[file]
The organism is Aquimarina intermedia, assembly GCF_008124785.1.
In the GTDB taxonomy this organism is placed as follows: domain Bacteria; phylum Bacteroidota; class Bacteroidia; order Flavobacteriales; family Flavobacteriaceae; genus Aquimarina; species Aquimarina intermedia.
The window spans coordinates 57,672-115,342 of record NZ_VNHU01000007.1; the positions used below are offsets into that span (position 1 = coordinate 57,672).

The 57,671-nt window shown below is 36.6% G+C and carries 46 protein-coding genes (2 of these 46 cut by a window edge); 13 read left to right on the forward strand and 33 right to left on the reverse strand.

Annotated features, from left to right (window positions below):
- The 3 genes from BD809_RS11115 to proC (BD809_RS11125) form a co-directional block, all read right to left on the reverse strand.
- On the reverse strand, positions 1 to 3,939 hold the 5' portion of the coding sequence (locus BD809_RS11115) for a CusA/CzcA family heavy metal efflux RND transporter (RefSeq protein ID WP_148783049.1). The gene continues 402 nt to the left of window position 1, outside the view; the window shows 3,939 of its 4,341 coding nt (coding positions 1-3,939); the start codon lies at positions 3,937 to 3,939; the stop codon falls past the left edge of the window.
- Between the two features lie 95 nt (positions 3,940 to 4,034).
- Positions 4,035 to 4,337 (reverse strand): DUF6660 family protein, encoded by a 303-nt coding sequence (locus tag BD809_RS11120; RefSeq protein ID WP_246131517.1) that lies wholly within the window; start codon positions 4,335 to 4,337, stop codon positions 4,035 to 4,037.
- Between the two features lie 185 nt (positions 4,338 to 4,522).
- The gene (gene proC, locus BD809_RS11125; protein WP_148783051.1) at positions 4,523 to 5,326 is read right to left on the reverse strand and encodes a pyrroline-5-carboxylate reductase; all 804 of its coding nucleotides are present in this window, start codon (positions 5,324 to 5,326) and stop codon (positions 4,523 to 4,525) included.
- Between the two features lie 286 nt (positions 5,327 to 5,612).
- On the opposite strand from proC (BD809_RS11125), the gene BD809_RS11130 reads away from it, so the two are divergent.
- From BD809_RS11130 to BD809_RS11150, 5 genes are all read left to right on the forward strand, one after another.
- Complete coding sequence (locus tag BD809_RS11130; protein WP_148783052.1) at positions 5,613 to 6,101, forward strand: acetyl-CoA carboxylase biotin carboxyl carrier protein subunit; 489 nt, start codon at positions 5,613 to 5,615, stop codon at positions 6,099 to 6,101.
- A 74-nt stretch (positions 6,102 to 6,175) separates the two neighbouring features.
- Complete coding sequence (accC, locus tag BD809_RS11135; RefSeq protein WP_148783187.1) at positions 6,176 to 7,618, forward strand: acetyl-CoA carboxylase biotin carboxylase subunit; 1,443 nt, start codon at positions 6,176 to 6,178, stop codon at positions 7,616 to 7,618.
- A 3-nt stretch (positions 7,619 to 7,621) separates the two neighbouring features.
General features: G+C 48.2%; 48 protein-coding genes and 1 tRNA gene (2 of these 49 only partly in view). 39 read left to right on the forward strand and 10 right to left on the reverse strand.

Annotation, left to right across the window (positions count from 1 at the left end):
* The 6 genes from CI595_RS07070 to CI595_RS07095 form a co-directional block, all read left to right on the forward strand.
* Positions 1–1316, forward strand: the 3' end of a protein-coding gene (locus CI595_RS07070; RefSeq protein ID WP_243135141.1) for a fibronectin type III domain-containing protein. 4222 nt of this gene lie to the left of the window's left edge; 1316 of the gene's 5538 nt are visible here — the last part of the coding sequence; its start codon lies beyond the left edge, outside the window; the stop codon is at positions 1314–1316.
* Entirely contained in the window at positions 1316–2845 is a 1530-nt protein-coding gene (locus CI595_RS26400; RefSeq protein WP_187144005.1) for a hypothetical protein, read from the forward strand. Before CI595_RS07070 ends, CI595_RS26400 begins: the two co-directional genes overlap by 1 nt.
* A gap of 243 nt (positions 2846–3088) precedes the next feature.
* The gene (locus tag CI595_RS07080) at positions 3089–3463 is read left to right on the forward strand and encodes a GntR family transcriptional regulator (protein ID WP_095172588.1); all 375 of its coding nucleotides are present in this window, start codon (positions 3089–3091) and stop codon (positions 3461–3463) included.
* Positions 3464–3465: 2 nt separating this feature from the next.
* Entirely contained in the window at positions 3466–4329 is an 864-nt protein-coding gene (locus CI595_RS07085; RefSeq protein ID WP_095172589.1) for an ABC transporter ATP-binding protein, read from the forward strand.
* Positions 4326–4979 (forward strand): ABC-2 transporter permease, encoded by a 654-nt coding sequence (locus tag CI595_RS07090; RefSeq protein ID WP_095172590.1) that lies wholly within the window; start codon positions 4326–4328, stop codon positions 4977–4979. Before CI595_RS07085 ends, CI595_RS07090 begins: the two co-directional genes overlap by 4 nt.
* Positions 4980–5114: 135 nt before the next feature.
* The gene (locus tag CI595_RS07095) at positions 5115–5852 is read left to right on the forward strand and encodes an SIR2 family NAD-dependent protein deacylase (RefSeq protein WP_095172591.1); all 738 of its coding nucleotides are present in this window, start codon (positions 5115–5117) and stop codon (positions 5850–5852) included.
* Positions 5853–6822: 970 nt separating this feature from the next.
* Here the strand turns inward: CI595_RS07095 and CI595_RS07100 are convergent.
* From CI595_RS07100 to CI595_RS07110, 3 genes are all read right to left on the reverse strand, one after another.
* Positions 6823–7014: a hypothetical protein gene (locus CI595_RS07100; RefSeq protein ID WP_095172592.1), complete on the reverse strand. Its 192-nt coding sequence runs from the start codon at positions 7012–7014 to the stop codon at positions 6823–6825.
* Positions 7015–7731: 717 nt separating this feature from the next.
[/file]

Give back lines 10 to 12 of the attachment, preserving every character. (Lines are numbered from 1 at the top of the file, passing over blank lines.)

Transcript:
- Between the two features lie 185 nt (positions 4,338 to 4,522).
- The gene (gene proC, locus BD809_RS11125; protein WP_148783051.1) at positions 4,523 to 5,326 is read right to left on the reverse strand and encodes a pyrroline-5-carboxylate reductase; all 804 of its coding nucleotides are present in this window, start codon (positions 5,324 to 5,326) and stop codon (positions 4,523 to 4,525) included.
- Between the two features lie 286 nt (positions 5,327 to 5,612).